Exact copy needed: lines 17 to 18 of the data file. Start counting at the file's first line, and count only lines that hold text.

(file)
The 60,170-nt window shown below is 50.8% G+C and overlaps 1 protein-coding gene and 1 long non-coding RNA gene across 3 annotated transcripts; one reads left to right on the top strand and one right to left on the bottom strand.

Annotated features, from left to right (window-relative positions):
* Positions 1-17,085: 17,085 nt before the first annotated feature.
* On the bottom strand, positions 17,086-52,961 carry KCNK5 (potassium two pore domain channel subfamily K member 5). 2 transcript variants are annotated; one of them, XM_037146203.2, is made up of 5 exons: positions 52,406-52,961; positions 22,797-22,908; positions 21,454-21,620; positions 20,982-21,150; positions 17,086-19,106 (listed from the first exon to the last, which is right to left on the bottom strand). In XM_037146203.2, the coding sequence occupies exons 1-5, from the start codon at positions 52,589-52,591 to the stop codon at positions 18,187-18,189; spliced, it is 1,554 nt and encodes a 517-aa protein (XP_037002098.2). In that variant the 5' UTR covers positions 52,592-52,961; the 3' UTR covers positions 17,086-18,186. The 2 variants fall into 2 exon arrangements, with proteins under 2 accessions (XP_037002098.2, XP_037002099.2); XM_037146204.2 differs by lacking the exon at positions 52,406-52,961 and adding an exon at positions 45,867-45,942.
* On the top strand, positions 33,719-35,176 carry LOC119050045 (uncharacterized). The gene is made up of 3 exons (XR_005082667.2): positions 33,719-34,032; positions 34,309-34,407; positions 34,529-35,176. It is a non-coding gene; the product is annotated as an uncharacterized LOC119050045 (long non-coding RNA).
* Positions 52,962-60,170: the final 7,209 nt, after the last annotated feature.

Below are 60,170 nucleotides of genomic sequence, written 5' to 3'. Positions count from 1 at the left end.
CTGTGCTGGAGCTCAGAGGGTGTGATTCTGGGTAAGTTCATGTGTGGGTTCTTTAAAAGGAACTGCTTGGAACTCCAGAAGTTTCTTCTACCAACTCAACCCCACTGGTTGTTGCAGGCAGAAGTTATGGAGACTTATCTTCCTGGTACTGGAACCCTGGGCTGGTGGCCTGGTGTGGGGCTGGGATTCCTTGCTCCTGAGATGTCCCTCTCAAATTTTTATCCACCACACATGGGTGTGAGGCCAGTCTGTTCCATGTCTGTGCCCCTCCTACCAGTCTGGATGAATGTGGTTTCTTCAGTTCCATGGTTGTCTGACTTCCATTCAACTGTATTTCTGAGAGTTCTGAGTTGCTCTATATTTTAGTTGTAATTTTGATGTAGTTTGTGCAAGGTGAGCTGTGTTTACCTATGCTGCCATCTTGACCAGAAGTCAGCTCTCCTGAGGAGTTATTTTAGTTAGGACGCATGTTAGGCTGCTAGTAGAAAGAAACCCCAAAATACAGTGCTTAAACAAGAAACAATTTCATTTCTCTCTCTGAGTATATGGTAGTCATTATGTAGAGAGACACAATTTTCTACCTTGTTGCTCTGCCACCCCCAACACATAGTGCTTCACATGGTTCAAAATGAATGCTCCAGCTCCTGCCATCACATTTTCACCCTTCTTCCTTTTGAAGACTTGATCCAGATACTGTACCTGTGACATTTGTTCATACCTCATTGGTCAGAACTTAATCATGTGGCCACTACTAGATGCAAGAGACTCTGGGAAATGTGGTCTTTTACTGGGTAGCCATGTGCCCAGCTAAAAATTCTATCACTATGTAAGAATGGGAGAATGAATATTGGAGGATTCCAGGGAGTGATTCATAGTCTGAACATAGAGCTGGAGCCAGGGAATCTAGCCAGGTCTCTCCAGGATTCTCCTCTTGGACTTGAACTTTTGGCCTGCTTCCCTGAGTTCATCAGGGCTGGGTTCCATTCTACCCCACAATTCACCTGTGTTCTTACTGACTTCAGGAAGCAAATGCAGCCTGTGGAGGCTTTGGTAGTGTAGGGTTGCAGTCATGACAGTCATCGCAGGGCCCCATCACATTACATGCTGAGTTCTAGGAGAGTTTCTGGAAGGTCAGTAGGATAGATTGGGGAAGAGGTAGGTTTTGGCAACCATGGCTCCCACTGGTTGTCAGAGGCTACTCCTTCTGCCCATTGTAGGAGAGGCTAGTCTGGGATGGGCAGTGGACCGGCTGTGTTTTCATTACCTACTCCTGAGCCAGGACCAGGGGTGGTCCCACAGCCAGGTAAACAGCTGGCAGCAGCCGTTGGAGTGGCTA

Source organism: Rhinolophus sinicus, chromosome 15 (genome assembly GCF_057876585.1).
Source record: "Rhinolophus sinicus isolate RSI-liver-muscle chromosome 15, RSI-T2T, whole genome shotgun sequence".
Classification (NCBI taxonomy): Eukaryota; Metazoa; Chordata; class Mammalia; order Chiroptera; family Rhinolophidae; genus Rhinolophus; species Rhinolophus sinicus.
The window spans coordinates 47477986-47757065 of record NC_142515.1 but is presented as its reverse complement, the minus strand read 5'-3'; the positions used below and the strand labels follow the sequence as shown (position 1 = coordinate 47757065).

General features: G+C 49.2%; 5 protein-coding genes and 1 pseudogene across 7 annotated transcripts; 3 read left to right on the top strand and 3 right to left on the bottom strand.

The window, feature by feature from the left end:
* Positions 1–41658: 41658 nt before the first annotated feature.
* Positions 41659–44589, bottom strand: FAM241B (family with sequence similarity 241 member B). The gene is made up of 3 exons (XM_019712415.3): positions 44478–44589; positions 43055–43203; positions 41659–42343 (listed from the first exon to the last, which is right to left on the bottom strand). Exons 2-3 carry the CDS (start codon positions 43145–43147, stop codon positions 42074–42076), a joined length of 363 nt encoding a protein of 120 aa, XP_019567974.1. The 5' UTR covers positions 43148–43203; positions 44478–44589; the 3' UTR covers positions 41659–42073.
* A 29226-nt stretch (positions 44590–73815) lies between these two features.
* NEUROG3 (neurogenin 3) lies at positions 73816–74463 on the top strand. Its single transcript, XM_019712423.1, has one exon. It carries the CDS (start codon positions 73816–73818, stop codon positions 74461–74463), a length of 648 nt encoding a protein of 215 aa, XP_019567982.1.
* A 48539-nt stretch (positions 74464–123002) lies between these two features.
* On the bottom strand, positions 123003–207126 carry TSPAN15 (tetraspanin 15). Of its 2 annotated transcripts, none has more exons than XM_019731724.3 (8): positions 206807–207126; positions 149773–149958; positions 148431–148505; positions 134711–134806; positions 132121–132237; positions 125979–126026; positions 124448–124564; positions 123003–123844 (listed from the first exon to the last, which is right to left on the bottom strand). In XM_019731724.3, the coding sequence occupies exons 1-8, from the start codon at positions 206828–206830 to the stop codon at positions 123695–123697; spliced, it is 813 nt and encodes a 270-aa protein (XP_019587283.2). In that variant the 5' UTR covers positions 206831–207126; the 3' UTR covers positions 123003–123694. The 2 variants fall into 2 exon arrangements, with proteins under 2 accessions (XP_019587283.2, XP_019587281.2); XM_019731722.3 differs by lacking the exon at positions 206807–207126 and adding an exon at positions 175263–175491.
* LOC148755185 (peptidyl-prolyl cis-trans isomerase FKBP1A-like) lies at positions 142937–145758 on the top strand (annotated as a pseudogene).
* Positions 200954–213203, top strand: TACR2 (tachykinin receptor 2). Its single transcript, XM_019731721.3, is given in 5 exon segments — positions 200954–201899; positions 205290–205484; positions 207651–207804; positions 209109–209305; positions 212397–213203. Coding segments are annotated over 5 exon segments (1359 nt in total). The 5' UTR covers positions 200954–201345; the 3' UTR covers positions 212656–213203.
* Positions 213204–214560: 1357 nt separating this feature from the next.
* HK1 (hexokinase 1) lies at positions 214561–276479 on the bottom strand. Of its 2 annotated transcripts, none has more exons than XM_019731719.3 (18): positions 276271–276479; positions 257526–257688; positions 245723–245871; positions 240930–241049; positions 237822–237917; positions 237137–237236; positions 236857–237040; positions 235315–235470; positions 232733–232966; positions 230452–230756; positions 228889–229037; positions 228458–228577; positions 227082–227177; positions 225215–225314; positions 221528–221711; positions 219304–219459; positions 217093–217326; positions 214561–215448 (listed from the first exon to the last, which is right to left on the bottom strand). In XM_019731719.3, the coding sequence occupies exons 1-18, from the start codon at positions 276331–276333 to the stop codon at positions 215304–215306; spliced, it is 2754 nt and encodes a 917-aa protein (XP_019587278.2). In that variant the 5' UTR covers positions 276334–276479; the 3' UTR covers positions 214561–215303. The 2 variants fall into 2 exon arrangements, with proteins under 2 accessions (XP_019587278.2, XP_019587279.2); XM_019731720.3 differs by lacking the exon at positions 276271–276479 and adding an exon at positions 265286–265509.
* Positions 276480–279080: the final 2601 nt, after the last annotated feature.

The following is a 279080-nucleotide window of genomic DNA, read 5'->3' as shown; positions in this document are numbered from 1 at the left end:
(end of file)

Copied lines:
* A 29226-nt stretch (positions 44590–73815) lies between these two features.
* NEUROG3 (neurogenin 3) lies at positions 73816–74463 on the top strand. Its single transcript, XM_019712423.1, has one exon. It carries the CDS (start codon positions 73816–73818, stop codon positions 74461–74463), a length of 648 nt encoding a protein of 215 aa, XP_019567982.1.